Pages: 370 pages
Publication Date: February 2010
Her name was Henrietta Lacks, but scientists know her as HeLa. She was a poor Southern tobacco farmer who worked the same land as her slave ancestors, yet her cells—taken without her knowledge—became one of the most important tools in medicine. The first “immortal” human cells grown in culture, they are still alive today, though she has been dead for more than sixty years. If you could pile all HeLa cells ever grown onto a scale, they’d weigh more than 50 million metric tons—as much as a hundred Empire State Buildings. HeLa cells were vital for developing the polio vaccine; uncovered secrets of cancer, viruses, and the atom bomb’s effects; helped lead to important advances like in vitro fertilization, cloning, and gene mapping; and have been bought and sold by the billions.
Yet Henrietta Lacks remains virtually unknown, buried in an unmarked grave.
Now Rebecca Skloot takes us on an extraordinary journey, from the “colored” ward of Johns Hopkins Hospital in the 1950s to stark white laboratories with freezers full of HeLa cells; from Henrietta’s small, dying hometown of Clover, Virginia—a land of wooden slave quarters, faith healings, and voodoo—to East Baltimore today, where her children and grandchildren live and struggle with the legacy of her cells.
Henrietta’s family did not learn of her “immortality” until more than twenty years after her death, when scientists investigating HeLa began using her husband and children in research without informed consent. And though the cells had launched a multimillion-dollar industry that sells human biological materials, her family never saw any of the profits. As Rebecca Skloot so brilliantly shows, the story of the Lacks family—past and present—is inextricably connected to the dark history of experimentation on African Americans, the birth of bioethics, and the legal battles over whether we control the stuff we are made of.
Over the decade it took to uncover this story, Rebecca became enmeshed in the lives of the Lacks family—especially Henrietta’s daughter Deborah, who was devastated to learn about her mother’s cells. She was consumed with questions: Had scientists cloned her mother? Did it hurt her when researchers infected her cells with viruses and shot them into space? What happened to her sister, Elsie, who died in a mental institution at the age of fifteen? And if her mother was so important to medicine, why couldn’t her children afford health insurance?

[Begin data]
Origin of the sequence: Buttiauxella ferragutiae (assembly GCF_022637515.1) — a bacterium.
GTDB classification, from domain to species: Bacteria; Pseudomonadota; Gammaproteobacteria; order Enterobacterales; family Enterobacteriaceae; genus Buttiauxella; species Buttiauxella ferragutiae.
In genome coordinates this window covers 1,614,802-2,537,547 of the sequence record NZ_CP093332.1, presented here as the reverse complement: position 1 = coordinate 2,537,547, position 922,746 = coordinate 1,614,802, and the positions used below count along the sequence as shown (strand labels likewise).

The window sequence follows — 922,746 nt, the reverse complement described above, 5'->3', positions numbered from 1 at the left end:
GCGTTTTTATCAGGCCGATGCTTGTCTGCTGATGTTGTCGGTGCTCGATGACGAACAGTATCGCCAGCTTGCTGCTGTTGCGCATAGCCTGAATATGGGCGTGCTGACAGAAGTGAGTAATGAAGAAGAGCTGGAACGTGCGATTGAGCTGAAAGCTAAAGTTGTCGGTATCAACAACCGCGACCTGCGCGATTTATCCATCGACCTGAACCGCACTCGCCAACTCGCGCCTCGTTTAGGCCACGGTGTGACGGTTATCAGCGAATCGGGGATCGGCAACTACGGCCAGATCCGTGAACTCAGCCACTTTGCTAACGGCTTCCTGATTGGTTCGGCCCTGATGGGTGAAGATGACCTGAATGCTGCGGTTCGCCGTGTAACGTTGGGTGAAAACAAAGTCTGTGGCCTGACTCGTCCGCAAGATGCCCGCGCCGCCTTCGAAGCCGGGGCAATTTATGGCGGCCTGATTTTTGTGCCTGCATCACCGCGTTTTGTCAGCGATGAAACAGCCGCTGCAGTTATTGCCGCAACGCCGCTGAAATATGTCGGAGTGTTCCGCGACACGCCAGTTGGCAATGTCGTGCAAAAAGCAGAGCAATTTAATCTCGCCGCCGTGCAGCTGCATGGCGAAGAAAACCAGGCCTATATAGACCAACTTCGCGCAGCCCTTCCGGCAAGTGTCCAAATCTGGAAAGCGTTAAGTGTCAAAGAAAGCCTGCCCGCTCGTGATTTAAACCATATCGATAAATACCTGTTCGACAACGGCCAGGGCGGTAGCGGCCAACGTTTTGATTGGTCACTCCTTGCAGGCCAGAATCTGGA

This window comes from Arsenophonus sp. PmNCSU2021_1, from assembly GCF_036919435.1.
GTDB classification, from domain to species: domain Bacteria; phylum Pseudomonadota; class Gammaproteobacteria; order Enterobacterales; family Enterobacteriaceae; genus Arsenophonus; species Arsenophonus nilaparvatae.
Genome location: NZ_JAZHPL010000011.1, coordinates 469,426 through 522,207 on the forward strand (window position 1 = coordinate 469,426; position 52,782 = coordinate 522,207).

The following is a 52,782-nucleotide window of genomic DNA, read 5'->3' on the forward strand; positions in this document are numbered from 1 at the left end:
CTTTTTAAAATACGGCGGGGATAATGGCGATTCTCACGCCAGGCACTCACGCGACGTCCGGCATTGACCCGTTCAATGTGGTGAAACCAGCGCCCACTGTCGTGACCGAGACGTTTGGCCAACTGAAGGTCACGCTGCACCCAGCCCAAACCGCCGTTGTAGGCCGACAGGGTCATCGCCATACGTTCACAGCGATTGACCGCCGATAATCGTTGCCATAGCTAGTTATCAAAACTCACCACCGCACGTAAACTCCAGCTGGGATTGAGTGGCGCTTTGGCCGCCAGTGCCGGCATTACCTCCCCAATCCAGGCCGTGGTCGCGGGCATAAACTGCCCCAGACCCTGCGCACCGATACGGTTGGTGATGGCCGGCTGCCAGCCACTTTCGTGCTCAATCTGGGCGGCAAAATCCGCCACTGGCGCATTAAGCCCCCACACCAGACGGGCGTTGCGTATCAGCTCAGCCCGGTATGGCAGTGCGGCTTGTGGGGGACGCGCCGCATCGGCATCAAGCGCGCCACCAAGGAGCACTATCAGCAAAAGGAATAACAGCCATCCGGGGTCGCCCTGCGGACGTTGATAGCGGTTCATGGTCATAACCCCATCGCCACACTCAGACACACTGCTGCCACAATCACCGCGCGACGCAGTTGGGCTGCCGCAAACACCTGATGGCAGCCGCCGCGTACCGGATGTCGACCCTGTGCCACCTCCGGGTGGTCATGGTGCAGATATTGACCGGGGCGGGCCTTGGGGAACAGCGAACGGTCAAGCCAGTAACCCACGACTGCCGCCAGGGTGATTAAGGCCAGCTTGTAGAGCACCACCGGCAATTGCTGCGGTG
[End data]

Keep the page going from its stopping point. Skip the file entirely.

It's hard to review The Immortal Life of Henrietta Lacks because 1) it's non-fiction and 2) I really enjoyed it. It's hard to write a review when there is so much to say but I am trying to prevent spoilers.
The Immortal Life of Henrietta Lacks by Rebecca Skloot tells how a Henrietta Lacks unintentional became one of the most important women in science by dying of cancer. But that is just part of the story. The real story is about the children that Henrietta left behind and their struggle to understand what happened to their mother and the secrecy surrounding her contribution to science.
For a non-fiction book, I really connected with the people in it. Normally with non-fiction (and history) the events have already happened and I consider myself more of a watcher. I don't root for the individuals in the story. But I found myself connecting with Henrietta's children, especially Deborah, and rooting for them. Hoping that they someone would finally give them the information that they wanted on their mother.
For those that do not have a science background, do worry. Skloot made all the science behind the Henrietta's story understandable.
To finished this in two days and did not want to put it down. Which is something that I don't often say about non-fiction books.
This is a must read. I would recommend it to anyone and everyone.